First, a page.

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Tag Archive 'love'

Oct 02 2014

Reinventing Yourself

Published by under Knowing Relationships BLOG

escher hands

 

 

Sometimes I find the same basic idea in contemporary psychology and also ancient wisdom. So then I think there is a lot of truth in it. And then, when I find it in a quote by an artist I admire, I feel that I’ve found something especially trustworthy.   Here is the quote:

“We have to invent and reinvent who we are until we arrive at a self we can bear to live with and die with.”

It’s by the poet, Stanley Kunitz and I don’t know how he discovered the principle. I hadn’t heard it elsewhere. Usually what I hear is “Be true to yourself.” How do we reconcile those two thoughts? How do we reconcile “being true,” with “reinventing?”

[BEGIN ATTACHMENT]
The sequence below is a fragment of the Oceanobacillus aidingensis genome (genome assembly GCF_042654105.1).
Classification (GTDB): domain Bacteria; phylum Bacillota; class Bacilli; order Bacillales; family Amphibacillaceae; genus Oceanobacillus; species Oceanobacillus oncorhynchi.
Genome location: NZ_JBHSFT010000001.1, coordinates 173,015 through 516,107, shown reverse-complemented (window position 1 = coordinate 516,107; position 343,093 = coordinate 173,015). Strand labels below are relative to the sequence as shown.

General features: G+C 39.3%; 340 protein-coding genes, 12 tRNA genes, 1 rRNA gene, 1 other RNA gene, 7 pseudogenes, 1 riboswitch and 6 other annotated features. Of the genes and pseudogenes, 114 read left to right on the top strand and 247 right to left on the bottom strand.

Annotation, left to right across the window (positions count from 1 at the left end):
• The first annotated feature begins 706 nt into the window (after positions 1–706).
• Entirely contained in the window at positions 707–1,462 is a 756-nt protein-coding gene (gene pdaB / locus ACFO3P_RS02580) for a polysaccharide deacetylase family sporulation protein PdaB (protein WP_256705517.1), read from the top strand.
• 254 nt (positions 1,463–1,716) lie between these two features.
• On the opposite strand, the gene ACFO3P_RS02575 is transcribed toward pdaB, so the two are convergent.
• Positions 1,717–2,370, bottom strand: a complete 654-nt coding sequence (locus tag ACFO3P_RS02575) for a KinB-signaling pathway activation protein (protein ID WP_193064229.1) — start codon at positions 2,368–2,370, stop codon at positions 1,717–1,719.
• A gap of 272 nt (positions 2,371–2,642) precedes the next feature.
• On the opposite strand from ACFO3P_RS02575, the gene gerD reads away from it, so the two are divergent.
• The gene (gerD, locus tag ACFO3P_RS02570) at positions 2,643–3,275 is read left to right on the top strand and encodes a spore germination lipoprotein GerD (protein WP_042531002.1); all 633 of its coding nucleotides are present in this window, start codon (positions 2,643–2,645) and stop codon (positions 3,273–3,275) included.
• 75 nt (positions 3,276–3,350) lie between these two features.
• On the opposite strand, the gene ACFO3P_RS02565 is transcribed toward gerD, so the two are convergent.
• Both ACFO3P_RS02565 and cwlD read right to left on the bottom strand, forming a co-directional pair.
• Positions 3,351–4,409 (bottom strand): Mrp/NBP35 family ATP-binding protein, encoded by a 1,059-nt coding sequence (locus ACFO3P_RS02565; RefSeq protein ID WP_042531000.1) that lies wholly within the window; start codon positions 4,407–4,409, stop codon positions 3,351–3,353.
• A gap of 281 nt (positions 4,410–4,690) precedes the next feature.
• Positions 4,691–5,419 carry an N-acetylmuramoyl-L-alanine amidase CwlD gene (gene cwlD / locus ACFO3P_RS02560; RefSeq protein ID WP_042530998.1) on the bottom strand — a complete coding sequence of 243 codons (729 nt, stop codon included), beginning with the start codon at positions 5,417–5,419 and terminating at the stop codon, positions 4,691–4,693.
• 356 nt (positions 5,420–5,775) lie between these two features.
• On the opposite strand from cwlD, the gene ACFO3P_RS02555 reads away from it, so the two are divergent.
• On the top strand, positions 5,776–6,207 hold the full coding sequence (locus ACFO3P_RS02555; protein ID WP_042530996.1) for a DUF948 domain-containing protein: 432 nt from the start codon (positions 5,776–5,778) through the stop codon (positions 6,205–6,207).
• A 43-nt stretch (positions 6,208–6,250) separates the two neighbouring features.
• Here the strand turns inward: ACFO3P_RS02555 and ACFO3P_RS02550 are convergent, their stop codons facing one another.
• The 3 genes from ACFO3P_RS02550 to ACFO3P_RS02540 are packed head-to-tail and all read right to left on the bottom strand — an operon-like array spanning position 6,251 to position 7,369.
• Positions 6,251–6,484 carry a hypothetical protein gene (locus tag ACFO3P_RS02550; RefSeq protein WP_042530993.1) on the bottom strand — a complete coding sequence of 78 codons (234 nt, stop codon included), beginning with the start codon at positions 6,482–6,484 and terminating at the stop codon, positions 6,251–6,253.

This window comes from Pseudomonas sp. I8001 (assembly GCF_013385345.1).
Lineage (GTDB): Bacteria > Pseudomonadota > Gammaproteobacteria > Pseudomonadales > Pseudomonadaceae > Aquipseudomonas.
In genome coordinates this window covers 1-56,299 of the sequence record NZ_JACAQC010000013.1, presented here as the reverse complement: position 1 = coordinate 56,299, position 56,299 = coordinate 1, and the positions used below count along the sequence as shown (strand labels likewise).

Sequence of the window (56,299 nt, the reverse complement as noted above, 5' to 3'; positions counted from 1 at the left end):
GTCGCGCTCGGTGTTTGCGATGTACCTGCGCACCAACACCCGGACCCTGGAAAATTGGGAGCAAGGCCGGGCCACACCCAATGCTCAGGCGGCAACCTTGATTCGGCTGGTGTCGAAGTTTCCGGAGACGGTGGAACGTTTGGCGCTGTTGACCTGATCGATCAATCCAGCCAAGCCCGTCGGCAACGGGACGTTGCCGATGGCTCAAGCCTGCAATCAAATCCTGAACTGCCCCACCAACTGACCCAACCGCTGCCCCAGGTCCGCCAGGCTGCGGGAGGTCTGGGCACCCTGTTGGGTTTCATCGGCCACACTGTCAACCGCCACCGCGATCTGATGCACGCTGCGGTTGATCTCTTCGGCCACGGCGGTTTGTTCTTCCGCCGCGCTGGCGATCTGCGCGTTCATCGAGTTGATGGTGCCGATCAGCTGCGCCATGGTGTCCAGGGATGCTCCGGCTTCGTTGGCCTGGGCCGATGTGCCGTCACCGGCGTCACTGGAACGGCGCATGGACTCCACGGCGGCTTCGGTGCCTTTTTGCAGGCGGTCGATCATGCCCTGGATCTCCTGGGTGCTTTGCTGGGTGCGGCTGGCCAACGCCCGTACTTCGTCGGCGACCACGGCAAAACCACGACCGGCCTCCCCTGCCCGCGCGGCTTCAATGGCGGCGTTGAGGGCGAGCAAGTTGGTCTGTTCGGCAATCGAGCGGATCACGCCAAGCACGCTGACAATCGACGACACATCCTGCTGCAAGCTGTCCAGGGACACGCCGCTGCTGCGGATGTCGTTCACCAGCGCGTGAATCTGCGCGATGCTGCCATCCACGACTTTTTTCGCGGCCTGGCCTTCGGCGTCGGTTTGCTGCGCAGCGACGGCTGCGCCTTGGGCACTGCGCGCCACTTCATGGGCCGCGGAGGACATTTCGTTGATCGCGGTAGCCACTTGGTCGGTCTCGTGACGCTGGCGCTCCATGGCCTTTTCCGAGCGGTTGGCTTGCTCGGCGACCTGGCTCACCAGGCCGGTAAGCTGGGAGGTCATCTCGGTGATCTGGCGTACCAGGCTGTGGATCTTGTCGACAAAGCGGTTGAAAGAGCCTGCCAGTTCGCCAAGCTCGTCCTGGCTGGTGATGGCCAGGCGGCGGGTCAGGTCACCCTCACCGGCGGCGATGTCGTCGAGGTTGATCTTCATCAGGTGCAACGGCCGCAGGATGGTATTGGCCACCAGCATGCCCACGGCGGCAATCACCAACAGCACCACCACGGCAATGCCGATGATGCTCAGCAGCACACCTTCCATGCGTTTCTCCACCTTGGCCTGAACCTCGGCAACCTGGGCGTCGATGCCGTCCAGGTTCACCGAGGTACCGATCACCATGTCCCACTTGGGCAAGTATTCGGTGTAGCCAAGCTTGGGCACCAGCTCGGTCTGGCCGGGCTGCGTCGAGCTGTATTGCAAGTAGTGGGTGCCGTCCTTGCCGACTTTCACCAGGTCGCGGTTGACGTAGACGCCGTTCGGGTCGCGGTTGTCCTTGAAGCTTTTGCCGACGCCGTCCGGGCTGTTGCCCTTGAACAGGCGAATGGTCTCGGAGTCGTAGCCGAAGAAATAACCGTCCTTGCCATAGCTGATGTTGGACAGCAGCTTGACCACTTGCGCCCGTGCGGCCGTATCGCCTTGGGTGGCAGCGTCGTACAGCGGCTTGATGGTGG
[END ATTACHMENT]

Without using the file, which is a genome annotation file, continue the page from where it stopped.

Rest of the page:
Kunitz died in 2006 at age 101. He was twice named as U.S. poet laureate.  Younger poets made pilgrimages to be with him. I’m sure he practiced what he preached. In the quote, he was talking about how he became a good poet.

The more I thought about what he said, the more I felt that it also applied to becoming a good  partner. If you have a love relationship and the two of you are building a life together, all that he said about being a poet is also true for being a partner.  What’s true of creating is also true of co-creating.

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Sep 10 2014

“Live with Purpose” or “Live one day at a time.” Which will it be?

Published by under Knowing Relationships BLOG

teeter totter